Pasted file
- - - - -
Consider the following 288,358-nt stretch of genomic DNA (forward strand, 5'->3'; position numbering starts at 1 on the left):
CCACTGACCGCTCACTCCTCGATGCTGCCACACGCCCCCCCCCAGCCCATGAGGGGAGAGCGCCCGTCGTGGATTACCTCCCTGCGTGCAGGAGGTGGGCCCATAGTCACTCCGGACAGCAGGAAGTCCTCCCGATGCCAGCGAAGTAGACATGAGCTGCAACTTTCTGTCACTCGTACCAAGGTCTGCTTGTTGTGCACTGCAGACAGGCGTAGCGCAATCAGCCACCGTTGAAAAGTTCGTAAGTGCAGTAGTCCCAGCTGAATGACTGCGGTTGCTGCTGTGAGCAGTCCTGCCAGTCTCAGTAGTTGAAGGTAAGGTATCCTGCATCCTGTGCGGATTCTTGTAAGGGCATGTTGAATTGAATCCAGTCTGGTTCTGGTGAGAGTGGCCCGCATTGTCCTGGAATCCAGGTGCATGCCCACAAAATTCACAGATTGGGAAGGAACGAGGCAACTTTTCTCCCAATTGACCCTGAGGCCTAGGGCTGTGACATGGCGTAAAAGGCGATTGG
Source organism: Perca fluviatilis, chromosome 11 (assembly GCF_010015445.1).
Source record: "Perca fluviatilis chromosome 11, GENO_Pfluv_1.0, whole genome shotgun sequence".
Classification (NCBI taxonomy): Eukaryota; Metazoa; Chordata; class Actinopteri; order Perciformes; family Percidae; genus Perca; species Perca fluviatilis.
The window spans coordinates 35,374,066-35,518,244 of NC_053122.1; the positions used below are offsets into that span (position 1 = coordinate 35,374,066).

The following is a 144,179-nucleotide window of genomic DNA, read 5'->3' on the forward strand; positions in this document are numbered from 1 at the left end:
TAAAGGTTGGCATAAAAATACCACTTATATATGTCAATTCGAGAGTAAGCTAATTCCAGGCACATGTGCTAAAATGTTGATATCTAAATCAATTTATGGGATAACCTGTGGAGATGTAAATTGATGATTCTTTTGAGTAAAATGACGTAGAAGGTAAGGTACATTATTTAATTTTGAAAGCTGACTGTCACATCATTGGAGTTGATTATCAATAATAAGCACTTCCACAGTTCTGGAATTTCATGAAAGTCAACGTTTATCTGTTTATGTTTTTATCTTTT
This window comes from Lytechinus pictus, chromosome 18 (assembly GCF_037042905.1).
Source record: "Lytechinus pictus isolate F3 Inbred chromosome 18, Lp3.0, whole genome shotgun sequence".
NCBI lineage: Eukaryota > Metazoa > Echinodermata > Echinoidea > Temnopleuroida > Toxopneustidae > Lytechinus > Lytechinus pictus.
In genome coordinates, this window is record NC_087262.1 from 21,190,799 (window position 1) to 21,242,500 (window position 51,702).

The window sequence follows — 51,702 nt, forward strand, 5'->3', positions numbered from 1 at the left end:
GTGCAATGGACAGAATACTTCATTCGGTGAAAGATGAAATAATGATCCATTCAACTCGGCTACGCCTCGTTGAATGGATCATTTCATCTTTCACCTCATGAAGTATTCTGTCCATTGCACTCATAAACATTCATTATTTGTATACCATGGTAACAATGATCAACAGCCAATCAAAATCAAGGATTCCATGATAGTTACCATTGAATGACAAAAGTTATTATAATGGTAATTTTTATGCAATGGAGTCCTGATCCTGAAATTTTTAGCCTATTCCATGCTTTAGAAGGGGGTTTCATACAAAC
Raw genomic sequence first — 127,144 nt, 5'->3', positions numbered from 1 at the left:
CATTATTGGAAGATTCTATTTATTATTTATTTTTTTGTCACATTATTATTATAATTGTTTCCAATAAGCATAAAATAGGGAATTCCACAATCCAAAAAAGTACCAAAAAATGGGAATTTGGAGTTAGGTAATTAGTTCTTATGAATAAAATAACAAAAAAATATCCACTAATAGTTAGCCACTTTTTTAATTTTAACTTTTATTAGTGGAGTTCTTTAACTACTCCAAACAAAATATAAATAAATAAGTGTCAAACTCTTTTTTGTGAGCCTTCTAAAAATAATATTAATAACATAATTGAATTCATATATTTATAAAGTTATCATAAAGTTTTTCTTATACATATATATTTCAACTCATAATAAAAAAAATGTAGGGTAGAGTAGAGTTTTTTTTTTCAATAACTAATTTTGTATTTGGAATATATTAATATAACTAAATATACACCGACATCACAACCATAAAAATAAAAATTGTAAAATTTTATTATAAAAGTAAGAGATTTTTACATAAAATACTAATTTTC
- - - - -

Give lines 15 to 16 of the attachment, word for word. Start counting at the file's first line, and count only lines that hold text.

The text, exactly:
Raw genomic sequence first — 127,144 nt, 5'->3', positions numbered from 1 at the left:
CATTATTGGAAGATTCTATTTATTATTTATTTTTTTGTCACATTATTATTATAATTGTTTCCAATAAGCATAAAATAGGGAATTCCACAATCCAAAAAAGTACCAAAAAATGGGAATTTGGAGTTAGGTAATTAGTTCTTATGAATAAAATAACAAAAAAATATCCACTAATAGTTAGCCACTTTTTTAATTTTAACTTTTATTAGTGGAGTTCTTTAACTACTCCAAACAAAATATAAATAAATAAGTGTCAAACTCTTTTTTGTGAGCCTTCTAAAAATAATATTAATAACATAATTGAATTCATATATTTATAAAGTTATCATAAAGTTTTTCTTATACATATATATTTCAACTCATAATAAAAAAAATGTAGGGTAGAGTAGAGTTTTTTTTTTCAATAACTAATTTTGTATTTGGAATATATTAATATAACTAAATATACACCGACATCACAACCATAAAAATAAAAATTGTAAAATTTTATTATAAAAGTAAGAGATTTTTACATAAAATACTAATTTTC